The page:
How to Avoid Groupthink In Your Organization

Although organizational harmony is often a desirable goal, it should not be valued at the cost of individual creativity. Often, company culture emphasizes a streamlined approach to product development, policies and procedures, and other aspects of running a business. Grouping like-minded people together on committees and projects can limit the boundaries of expression that might otherwise produce an exciting range of ideas and possibilities. While cohesion is vital to a point, here are some tips for avoiding groupthink and single-mindedness in your organization.

Randomly populate company groups

Courtesy of OED Network

Instead of organizing employees who are similar to handle certain tasks, select a variety of mindsets and personalities to work closely together. This will not only challenge and stretch their corporate approach to an assigned task, but also level the playing field so that all employees feel valued and free to share their perspectives. Mixing people of different ages, races, ethnicities, genders, education, and skills bring together a unique group of individuals who think differently about things and can offer fresh outlooks to new or pervasive challenges. Although disagreements may ensue over some points, these are generally considered to be healthy in contributing to forming new opinions as long as certain individuals do not become upset.

Include a diverse spectrum

Courtesy of Scope Recruitment

Instead of focusing on the same everyday issues and deferring to the same leaders routinely, organize a diverse group of individuals as a task force or committee. Individually they bring unique outlooks to the problem at hand. Together, they build synergy that can be incredibly dynamic in addressing issues that the organization must confront. Listening to new voices share unfamiliar opinions, and differing recommendations can be enlightening and exhilarating for company progress. Not all different points of view need to be accepted. However, simply hearing about new ways of doing things can stimulate employee creativity as they add their own tweaks and adjustments to new approaches to accomplishing the organization’s purpose.

Utilize less traditional strategies and resources

Courtesy of Bigger Pockets

In addition to including a diverse pool of company employees that do not share the same experience or views, add professional resources like software, training manuals, and policies or procedures from other industries, regions, or countries. By examining how other organizations operate using resources that are not typical to the industry but will work within usable boundaries, the company can expand its collective insight and draw on a much wider range of sources that could enhance or expand the company’s products and services. On the other hand, relying on groupthink can limit unique problem-solving ideas to a single invariable approach that can miss the mark as often as hit it. Managerial oversight can help to prevent logjams and ensure a smooth process despite seeming disparities. We are all human at our core, and this bond can bring people together to address common causes at work, and elsewhere.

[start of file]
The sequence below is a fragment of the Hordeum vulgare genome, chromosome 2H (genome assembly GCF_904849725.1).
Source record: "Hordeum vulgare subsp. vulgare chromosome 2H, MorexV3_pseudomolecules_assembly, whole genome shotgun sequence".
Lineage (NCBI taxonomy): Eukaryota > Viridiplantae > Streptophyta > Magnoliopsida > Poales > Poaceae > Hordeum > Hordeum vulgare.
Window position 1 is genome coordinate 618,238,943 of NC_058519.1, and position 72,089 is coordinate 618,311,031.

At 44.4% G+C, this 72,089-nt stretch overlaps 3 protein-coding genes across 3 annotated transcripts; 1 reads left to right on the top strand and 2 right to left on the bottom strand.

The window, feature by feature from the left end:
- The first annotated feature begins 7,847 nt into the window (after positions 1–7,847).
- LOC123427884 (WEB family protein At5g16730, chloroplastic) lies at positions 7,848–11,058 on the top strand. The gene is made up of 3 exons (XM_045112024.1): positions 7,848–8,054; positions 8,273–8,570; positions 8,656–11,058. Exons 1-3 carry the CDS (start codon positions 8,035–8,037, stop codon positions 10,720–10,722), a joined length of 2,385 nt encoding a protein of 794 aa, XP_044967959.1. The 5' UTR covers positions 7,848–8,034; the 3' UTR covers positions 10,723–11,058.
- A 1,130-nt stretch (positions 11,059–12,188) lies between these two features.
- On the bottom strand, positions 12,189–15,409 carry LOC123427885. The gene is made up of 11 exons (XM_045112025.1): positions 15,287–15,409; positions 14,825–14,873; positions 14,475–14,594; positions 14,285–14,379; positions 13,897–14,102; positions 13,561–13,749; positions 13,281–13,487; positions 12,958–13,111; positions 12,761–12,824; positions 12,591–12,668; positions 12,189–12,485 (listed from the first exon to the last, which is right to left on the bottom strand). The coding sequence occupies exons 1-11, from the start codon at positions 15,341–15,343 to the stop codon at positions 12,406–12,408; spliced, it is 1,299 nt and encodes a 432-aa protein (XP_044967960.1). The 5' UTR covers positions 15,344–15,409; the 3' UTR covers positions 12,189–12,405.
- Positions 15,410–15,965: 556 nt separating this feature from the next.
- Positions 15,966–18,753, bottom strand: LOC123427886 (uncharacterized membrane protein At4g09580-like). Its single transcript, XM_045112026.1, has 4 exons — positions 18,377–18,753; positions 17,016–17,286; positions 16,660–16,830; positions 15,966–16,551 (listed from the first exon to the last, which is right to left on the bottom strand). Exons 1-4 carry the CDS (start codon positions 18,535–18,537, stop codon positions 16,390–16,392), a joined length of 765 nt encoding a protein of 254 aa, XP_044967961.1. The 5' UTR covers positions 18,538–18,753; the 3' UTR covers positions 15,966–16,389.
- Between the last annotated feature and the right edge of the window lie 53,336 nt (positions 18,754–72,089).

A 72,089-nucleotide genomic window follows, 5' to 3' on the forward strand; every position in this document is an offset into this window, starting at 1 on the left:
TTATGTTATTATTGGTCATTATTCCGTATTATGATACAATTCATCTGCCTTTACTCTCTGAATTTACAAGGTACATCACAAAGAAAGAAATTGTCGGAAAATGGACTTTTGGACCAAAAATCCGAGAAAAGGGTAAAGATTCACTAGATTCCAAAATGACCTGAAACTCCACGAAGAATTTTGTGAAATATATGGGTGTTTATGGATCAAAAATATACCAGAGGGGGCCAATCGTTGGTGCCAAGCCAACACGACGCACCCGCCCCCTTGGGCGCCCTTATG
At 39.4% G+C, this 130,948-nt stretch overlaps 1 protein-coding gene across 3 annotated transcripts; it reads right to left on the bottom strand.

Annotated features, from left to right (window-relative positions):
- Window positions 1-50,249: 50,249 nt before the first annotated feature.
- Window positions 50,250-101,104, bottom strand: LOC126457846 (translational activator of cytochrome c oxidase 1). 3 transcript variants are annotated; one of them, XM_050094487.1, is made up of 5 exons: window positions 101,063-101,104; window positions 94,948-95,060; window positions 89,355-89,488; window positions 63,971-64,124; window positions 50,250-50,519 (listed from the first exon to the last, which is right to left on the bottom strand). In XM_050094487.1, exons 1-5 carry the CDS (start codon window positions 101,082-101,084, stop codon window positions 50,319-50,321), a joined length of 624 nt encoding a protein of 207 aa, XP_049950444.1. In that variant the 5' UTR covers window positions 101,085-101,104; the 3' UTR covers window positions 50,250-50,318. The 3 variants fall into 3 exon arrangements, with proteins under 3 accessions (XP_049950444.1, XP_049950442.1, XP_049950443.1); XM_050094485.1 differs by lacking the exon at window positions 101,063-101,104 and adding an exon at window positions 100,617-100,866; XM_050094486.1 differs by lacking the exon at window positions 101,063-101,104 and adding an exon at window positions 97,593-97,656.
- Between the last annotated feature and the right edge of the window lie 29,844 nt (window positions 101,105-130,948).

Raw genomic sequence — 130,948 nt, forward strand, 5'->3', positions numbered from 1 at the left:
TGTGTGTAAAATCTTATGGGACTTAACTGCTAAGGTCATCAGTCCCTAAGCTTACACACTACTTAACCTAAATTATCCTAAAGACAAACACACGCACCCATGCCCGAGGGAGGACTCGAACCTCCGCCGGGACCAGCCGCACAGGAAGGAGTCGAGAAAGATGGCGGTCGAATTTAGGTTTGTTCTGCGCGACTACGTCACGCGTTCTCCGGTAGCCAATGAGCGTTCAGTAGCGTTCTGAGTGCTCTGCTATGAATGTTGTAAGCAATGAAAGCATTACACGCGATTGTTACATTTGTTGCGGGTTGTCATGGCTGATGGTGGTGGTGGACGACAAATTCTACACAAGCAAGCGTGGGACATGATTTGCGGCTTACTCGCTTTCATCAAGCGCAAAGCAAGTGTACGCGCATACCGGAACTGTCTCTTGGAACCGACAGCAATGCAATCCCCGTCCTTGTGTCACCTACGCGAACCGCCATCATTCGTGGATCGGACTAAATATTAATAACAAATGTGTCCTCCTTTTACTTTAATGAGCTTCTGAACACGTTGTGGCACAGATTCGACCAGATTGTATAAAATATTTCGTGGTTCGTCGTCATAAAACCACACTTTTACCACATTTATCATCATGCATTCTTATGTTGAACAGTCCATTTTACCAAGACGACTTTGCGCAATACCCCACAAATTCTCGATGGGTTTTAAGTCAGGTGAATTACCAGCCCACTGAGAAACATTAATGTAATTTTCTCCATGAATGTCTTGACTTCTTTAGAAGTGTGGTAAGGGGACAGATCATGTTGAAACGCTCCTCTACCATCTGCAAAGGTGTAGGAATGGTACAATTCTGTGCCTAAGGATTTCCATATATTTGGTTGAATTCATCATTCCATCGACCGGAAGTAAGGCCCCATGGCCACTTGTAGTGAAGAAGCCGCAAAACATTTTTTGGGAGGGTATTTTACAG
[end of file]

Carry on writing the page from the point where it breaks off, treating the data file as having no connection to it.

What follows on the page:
Encourage and reward diversity

Courtesy of Nerd Junkie

Instead of acknowledging employees who do things the same way over and over again even if successful, look for those who take a chance on trying something new. Remind employees that it is all right to fail occasionally, as long as something is learned. Schedule diversity training workshops to help employees recognize and escape from discriminatory or stereotypical thinking about specific groups of people. Employees who complete the workshops as indicated by a series of related activities or a final quiz can be rewarded by flex time, a bonus, or another company way of showing appreciation.

Seek out unique voices

Courtesy of Artisan Owl Media

Organizations who have not cultivated a broad diversity pool of employees should look for resources to help them recruit and hire prospects from varying backgrounds. Job ads can be published in journals that cater to specific professional populations. Although fair hiring practices should apply across the board, minorities should be invited to apply and not discriminated against in ways that other applicants are not. In addition to diverse employees, speakers or presenters from uncommon backgrounds can be invited to special company events to share unusual perspectives. Training materials can be drawn from other organizations who are already successfully utilizing diversity strategies.

Learning to appreciate another voice, a different perspective, or an unfamiliar background can be mind opening for employees, who then infuse their enthusiasm and acquired insight into their jobs. Mixing up the employee pool, creatively organizing committees and projects, and making use of diverse resources can help to avoid groupthink in any organization. Expand employees’ minds and increase their creativity while reducing groupthink by infusing more diverse views into the office.

Leave a Reply

Your email address will not be published.